Reuters files an update about the Massachusetts health reform law as reality starts sinking in:
“Now comes the tricky part, say policy experts and people involved in Massachusetts’ law: designing affordable plans for the many uninsured people whose earnings put them only slightly above the poverty line.”
Here’s one problem:
“A state board created to help arrange coverage is reviewing those standards following estimates that the average uninsured individual would need to pay $380 a month for health coverage.”
Officials say that is too high.”
A Boston health administrator explains the obvious:
“‘The penalty in the first year is the loss of your personal tax exemption. For a working poor person that can range from nothing to $150 a year. Why would you buy health insurance at a cost upwards of $3,000 a year if you’re relatively healthy and the penalty is likely to be $150?’ he said.”
Here’s what I wrote at the time (and I felt like a voice in the wilderness, as politicians and bigshots congratulated and high-fived each other):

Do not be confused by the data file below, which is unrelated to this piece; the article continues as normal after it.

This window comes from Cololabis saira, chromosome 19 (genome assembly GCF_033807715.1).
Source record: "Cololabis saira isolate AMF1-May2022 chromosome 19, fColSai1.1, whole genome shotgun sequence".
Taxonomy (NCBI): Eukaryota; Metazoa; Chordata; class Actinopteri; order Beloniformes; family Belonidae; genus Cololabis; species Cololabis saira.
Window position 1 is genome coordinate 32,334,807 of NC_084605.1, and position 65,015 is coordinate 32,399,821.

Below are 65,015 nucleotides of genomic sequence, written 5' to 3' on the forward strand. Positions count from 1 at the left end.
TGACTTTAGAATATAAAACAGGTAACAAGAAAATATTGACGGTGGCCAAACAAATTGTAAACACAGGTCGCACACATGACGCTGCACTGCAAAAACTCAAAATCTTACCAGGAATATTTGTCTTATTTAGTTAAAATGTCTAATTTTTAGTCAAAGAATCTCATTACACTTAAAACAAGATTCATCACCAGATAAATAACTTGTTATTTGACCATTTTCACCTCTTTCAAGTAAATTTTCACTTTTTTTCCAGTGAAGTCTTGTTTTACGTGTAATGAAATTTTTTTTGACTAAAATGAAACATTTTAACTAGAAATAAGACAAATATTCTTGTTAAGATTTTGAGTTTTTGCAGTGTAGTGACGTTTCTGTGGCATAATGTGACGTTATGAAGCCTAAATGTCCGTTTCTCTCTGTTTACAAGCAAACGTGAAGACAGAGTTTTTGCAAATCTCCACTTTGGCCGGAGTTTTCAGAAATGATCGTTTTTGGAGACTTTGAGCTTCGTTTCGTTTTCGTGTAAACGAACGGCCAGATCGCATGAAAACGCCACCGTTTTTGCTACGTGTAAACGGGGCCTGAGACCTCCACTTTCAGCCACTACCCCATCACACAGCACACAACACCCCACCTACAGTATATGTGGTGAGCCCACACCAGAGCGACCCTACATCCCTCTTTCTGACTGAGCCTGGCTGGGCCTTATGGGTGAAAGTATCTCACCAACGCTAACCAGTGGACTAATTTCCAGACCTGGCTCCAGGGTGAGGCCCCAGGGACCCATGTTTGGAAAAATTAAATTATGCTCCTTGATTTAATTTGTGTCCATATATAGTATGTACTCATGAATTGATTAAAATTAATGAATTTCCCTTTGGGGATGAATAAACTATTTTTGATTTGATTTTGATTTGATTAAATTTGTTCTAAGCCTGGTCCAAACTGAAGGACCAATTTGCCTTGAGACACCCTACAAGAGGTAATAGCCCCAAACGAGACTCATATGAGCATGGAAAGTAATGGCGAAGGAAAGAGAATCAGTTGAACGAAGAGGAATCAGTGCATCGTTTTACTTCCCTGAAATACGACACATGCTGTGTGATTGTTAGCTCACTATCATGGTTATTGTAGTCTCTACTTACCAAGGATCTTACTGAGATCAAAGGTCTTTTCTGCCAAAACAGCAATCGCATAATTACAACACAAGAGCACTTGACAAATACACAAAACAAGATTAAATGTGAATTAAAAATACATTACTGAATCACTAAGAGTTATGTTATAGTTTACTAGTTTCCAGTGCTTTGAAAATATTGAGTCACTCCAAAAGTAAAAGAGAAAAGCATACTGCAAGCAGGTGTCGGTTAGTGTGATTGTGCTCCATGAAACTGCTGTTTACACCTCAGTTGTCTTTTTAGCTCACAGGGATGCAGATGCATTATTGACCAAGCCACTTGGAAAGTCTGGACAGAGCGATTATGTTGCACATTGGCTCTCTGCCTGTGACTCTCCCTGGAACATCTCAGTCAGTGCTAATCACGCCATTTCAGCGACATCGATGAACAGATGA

The fine for not participating in year 1 is $150. Premiums will be in the thousands, even with subsidies – and that’s for the healthiest pool of candidates, young adults. (Others are guessing $2,400, but I’d be willing to go as high as $3,000.) So participation in Year One will be limited to people who have every reason to believe they’ll get $2,000 or $3,000 worth of care out of the system. They’re likely to be pretty sick folks.
So, as a refresher, here’s what happens next. The insurers will have horrible underwriting experience as only the sickest buy this coverage. Then they’ll raise their rates even more in year 2. Lower-income people will have the chicee of paying usurious rates or becoming tax refugees, to all intents and purposes.
It’s supposed to be satisfying to say “I told you so.” Not in this case.